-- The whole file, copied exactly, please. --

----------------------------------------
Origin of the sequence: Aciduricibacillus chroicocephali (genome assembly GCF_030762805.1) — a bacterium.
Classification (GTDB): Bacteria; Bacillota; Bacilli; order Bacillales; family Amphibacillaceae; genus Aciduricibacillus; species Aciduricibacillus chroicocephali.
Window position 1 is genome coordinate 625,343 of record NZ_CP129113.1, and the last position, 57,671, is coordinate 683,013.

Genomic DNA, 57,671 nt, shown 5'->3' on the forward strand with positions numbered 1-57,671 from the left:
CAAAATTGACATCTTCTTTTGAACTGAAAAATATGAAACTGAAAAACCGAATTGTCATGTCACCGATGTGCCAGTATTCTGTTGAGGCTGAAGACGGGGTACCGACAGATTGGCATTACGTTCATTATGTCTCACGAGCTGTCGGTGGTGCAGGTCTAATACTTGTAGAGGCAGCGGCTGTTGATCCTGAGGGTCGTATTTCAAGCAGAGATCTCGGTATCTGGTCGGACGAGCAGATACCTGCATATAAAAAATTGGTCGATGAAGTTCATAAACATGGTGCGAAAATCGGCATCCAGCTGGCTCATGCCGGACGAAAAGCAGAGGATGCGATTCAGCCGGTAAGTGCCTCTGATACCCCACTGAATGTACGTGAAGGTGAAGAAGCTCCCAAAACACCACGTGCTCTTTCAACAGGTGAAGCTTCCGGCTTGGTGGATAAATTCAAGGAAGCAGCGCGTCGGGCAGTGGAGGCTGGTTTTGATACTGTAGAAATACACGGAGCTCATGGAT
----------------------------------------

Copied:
Origin of the sequence: Aciduricibacillus chroicocephali (genome assembly GCF_030762805.1) — a bacterium.
Classification (GTDB): Bacteria; Bacillota; Bacilli; order Bacillales; family Amphibacillaceae; genus Aciduricibacillus; species Aciduricibacillus chroicocephali.
Window position 1 is genome coordinate 625,343 of record NZ_CP129113.1, and the last position, 57,671, is coordinate 683,013.

Genomic DNA, 57,671 nt, shown 5'->3' on the forward strand with positions numbered 1-57,671 from the left:
CAAAATTGACATCTTCTTTTGAACTGAAAAATATGAAACTGAAAAACCGAATTGTCATGTCACCGATGTGCCAGTATTCTGTTGAGGCTGAAGACGGGGTACCGACAGATTGGCATTACGTTCATTATGTCTCACGAGCTGTCGGTGGTGCAGGTCTAATACTTGTAGAGGCAGCGGCTGTTGATCCTGAGGGTCGTATTTCAAGCAGAGATCTCGGTATCTGGTCGGACGAGCAGATACCTGCATATAAAAAATTGGTCGATGAAGTTCATAAACATGGTGCGAAAATCGGCATCCAGCTGGCTCATGCCGGACGAAAAGCAGAGGATGCGATTCAGCCGGTAAGTGCCTCTGATACCCCACTGAATGTACGTGAAGGTGAAGAAGCTCCCAAAACACCACGTGCTCTTTCAACAGGTGAAGCTTCCGGCTTGGTGGATAAATTCAAGGAAGCAGCGCGTCGGGCAGTGGAGGCTGGTTTTGATACTGTAGAAATACACGGAGCTCATGGAT